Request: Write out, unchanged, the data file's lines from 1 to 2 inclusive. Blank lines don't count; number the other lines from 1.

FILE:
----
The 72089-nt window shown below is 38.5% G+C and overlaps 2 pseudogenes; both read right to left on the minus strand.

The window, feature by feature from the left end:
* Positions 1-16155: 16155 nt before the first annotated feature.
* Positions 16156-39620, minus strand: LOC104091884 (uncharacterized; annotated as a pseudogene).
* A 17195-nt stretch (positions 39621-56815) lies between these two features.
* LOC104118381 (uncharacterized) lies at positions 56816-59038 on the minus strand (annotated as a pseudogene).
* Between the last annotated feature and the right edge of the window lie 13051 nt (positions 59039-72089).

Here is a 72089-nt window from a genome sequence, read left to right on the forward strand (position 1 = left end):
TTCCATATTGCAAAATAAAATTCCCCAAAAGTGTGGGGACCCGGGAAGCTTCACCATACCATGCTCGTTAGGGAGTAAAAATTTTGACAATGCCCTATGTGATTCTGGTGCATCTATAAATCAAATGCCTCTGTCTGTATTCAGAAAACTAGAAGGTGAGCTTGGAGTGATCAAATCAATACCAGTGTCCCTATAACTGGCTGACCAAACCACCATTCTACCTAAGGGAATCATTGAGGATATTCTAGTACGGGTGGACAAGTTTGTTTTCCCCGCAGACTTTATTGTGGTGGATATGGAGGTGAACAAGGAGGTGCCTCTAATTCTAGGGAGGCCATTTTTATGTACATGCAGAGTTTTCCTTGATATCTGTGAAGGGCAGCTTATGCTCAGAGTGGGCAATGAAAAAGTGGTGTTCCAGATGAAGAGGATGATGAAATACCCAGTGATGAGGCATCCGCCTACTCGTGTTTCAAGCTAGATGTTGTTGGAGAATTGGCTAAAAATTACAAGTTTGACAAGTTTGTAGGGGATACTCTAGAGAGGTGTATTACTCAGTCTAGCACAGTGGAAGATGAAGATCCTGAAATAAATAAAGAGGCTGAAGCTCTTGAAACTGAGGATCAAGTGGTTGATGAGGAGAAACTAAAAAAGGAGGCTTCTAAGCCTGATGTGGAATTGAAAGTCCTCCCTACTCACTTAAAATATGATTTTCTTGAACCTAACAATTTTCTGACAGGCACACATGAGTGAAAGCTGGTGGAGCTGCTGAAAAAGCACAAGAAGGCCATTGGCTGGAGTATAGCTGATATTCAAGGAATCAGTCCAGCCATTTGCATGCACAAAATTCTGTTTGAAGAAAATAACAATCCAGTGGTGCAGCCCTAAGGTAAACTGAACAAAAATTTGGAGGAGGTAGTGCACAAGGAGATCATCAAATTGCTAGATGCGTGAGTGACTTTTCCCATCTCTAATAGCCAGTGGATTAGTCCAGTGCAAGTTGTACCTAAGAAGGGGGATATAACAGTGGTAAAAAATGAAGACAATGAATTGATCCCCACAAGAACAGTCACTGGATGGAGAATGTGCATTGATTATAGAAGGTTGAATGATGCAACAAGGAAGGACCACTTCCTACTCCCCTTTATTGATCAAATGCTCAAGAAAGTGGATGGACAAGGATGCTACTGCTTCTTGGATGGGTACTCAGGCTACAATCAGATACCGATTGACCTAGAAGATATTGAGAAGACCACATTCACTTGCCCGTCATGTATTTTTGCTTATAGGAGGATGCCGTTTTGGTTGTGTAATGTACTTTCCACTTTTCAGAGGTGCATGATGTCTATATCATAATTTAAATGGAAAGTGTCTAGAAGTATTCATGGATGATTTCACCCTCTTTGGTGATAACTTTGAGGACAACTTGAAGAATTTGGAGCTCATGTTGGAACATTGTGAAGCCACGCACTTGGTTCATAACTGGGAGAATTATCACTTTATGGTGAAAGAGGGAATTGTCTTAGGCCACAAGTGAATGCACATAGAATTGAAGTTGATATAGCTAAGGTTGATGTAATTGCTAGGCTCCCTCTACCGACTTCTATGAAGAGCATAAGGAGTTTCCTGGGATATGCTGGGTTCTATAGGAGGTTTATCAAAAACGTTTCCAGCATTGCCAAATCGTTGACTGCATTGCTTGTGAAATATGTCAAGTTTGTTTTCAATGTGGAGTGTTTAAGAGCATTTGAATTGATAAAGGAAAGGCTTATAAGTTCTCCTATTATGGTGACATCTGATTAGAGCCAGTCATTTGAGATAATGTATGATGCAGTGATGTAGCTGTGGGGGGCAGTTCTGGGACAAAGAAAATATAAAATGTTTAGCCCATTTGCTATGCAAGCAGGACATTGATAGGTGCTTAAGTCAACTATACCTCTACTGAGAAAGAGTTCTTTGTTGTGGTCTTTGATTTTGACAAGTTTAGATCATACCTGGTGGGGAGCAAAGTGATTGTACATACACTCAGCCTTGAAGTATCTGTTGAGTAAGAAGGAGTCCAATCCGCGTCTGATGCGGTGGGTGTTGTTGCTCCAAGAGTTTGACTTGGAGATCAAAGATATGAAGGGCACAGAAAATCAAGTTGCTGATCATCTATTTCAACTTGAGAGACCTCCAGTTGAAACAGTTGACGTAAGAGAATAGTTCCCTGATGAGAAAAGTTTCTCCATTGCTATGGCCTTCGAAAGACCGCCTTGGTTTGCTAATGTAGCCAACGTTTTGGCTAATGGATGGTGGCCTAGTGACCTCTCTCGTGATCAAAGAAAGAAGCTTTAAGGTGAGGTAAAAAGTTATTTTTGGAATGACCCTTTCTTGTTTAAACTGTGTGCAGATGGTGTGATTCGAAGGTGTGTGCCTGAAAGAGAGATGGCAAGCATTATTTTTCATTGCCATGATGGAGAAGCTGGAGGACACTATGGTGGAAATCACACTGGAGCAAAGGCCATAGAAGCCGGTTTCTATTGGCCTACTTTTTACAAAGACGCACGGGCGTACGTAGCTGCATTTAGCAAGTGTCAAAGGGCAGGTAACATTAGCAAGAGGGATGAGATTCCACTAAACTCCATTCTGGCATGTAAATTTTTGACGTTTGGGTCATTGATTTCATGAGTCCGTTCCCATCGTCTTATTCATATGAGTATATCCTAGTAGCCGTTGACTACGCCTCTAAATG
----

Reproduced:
The 72089-nt window shown below is 38.5% G+C and overlaps 2 pseudogenes; both read right to left on the minus strand.

The window, feature by feature from the left end: